Best medications for low back pain, according to new research
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Ouch, that aching back! Perhaps it’s from sitting too long, picking up a heavy object, a sudden slip or fall, or an aging spine — whatever the cause, sudden pain in the lower back is a common complaint.
In fact, low back pain is the leading cause of years lived with disability globally, with neck pain coming in at No. 4, according to the 2016 Global Burden of Disease Study. Low back pain is called “acute” when symptoms last between one and 12 weeks and “chronic” when the pain lasts three months or longer.
People often reach for over-the-counter pain medication to help. But which type of pain med is most effective?
A new study, published Wednesday in the Journal of Orthopaedic Research, attempted to find out. Researchers culled through mountains of published studies and found 18 randomized clinical trials that focused specifically on lower back pain that lasted no more than 12 weeks.
The study looked at the following types of analgesics: aspirin; acetaminophen (Tylenol, Paracetamol and Panadol); and nonsteroidal anti-inflammatory drugs, called NSAIDs for short, of which there are many.
Some common NSAIDs are ibuprofen (Advil, Motrin, PediaCare); naproxen (Aleve, Naxen, Naprosyn, Stirlescent); and celecoxib (Celebrex, Elyxyb), which is not available over the counter.
Researchers also included muscle relaxers in the study, which are not available without a prescription.
The study found the very best medication for acute lower back pain was a combination of an NSAID combined with a prescription muscle relaxer — that combo was effective in reducing pain and disability by the end of one week.
However, muscle relaxers don’t work in quite the way you might think, said Dr. Eliana Cardozo, assistant professor of rehabilitation medicine at the Icahn School of Medicine at Mount Sinai in New York City.
“They don’t go to the muscle and relax it. Instead, they work centrally in our brain where they make us sleepy and that kind of relaxes our body,” said Cardozo, who was not involved in the study.
“It’s hard to use them during the day for pain,” she added. “Personally I like to use muscle relaxers for people having pain at night.”
Combining an NSAID with acetaminophen was associated with a greater improvement than taking an NSAID alone, the study found.
“But when I looked at the actual data in the study, I can’t say that it really makes enough of a difference to add the two medicines — it was only a very small benefit,” Cardozo said.
Taking acetaminophen alone did not reduce pain significantly, the study found.
The results of the study only apply to lower back pain that isn’t ongoing and chronic, stressed the study’s corresponding author, Dr. Filippo Migliorini of the department of orthopedic, trauma, and reconstructive surgery, Universitätsklinikum Aachen in Germany.
Before any such intervention is recommended, the physician should be sure to rule out any “possible specific cause of pain that may require specific actions or diagnostics, for example, a history of cancer or recent trauma,” Migliorini and his coauthors wrote.
Another issue with using pain medications is they have potentially serious side effects. Medical professionals urge caution when taking acetaminophen during pregnancy. The pain reliever can cause rash, hives and breathing difficulties and, in high or frequent doses, potentially impact fetal development. Only 4,000 milligrams of acetaminophen can be taken per day. An overdose can lead to liver damage or liver failure, according to the National Library of Medicine.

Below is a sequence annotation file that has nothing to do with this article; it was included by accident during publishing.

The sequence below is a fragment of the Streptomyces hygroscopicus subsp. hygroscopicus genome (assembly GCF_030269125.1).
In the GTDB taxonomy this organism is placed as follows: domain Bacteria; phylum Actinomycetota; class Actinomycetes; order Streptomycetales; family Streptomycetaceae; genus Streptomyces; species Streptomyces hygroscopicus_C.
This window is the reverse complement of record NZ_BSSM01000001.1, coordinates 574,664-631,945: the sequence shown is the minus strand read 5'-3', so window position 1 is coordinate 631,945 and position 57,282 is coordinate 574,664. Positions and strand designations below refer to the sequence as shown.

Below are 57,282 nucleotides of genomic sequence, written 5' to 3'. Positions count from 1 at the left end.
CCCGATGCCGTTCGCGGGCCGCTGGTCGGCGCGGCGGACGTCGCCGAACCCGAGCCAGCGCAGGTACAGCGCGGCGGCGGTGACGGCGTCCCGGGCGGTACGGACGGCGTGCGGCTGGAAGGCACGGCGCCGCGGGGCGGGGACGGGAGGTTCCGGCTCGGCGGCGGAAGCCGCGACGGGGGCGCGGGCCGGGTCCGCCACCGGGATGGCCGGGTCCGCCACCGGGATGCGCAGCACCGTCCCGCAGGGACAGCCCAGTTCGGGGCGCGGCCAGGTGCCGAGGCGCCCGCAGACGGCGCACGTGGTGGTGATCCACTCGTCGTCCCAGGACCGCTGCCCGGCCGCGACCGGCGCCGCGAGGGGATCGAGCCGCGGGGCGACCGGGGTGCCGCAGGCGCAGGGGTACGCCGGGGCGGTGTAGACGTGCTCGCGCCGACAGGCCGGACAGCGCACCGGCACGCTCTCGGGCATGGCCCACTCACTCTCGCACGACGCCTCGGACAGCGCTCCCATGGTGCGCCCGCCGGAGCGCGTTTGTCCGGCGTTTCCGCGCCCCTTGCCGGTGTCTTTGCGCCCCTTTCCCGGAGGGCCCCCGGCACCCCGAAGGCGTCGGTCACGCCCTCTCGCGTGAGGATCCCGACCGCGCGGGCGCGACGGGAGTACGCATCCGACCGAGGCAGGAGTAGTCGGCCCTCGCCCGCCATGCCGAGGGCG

Side effects from NSAIDs can include indigestion, diarrhea, headaches, dizziness, allergic reactions, and “in rare cases, problems with your liver, kidneys or heart and circulation, such as heart failure, heart attacks and strokes,” the UK National Health Service noted.
Using NSAIDs for some time can lead to stomach ulcers, which can cause internal bleeding and anemia, the NHS said.
“If someone’s perfectly healthy and they have no other issues, then it’s fine to take NSAIDs around the clock for a week — but only a week,” Cardozo said. “And if someone has high blood pressure, asthma, heart disease or a peptic ulcer, those people should not be taking NSAIDs constantly.”
It’s estimated 4 out of 5 people will experience low back pain in their lives, according to the Cleveland Clinic. Due to ongoing deterioration of the spongy disks between back vertebrae, anyone older than 30 is at higher risk for low back pain.
So are people with excess weight due to the increase in pressure on joints and disks, along with people who smoke, drink a lot of alcohol or have a sedentary lifestyle, according to the Cleveland Clinic. Even people with depression and anxiety are at greater risk.
People with prior episodes of acute low back pain are at risk for ongoing, chronic symptoms, according to the North American Spine Society.
Antidepressants are not recommended for the treatment of low back pain, according to clinical guidelines developed by the society. Nor are oral or intravenous steroids. “Opioid pain medications should be cautiously limited and restricted to short duration for the treatment of low back pain,” the guidelines state.
However, over-the-counter gels and creams containing capsicum, or chile peppers, are recommended, and it’s possible that spinal manipulative therapy may help, although studies are mixed.
Exercise is highly recommended: “Remaining active is preferred and likely results in better short-term outcomes than does bed rest,” the guidelines said.
“People can start some exercises right away, such as gentle stretching and core stabilizing exercises, which can strengthen the back,” Cardozo said. “Now these are not sit ups or crunches — so seeing a physical therapist to get some starting exercises can be very helpful.”